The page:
Ben Warner

Ben Warner
Associate Professor
217 Switzler Hall

Dr. Benjamin (Ben) R. Warner (Ph.D., University of Kansas) is Associate Professor in the Department of Communication and co-director of the Political Communication Institute. His is interested in the effects of partisan media, presidential debates, campaign ads, social media, and political humor. Much of Dr. Warner’s research explores the antecedents, consequences, and remedies of political polarization. In pursuit of these objectives, he draws on theories of persuasion, intergroup processes, and media psychology. He is co-editor of An Unprecedented Election: Media, Communication, and the 2016 Campaign and has published in Communication Monographs, Mass Communication and Society, Journalism and Mass Communication Quarterly, and a variety of other outlets. He is presently serving a three-year term that will culminate in him assuming the role of Chair of the political communication division of the National Communication Association in 2019.

Courses Taught

Comm 9630 – Political Advertising
Comm 8610 – Survey of Political Communication Research
Comm 8170 – Quantitative Methods in Communication 2
Comm 8160 – Rhetorical Criticism
Comm 8120 – Quantitative Methods in Communication 1
Comm 8001 – Structural Equation Modeling
Comm 8001 – Survey of Persuasion
Comm 8001 – Politics and New Media
Comm 8001 – Political Polarization

Comm 4474 – Theory and Research in Persuasion
Comm 4473 – Political Communication
Comm 3572 – Argumentation & Advocacy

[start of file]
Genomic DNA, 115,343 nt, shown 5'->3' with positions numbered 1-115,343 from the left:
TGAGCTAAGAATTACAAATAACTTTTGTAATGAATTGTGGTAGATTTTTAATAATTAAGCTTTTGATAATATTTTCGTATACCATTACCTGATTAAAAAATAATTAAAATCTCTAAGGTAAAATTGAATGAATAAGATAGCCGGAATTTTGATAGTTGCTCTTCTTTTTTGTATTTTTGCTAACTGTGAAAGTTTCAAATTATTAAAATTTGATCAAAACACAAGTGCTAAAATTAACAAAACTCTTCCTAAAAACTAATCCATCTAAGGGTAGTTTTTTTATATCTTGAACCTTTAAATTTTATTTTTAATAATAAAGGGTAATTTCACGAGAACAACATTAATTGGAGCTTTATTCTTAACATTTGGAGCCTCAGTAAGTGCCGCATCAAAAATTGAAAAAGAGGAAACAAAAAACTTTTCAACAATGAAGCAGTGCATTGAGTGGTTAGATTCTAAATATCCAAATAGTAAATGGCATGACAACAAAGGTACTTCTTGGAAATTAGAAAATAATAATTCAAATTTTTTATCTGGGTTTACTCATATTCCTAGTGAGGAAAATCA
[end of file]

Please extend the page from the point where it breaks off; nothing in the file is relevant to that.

Selected recent publications
Warner, B. R., Bystrom, D. G., McKinney, M. S., & Banwart, M. C. (Eds.) (2018). An
unprecedented election: Media, communication, and the electorate in the 2016 campaign. Santa Barbara, CA: Praeger.

Warner, B. R. (2018). Modeling partisan media effects in the 2014 U.S. midterm
elections. Journalism & Mass Communication Quarterly. doi: 10.1177/1077699017712991

Warner, B. R., Jennings, F., Coker, C. R., Bramlett, J. C., Reed, J. L., Bolton, J. P. (2018).
A multi-media analysis of persuasion in the 2016 presidential election: Comparing the unique and complimentary effects of political comedy and political advertising. Mass Communication & Society. doi: 10.1080/15205436.2018.1472283

Warner, B. R., Villamil, A. (2017). A test of imagined contact as a means to improve
cross-partisan feelings and reduce attribution of malevolence and acceptance of political violence. Communication Monographs, 84(4), 447-465. doi: 10.1080/03637751.2017.1336779

Warner, B. R., & Banwart, M. C. (2016). A multi-factor approach to candidate image.
Communication Studies, 67, 259-279. doi: 10.1080/10510974.2016.1156005

Warner, B. R. *Hawthorne, H., & *Hawthorne, J. (2015). A dual-processing approach to
the effects of viewing political comedy. Humor: International Journal of Humor Research, 28(4), 541-558. doi: 10.1515/humor-2015-0099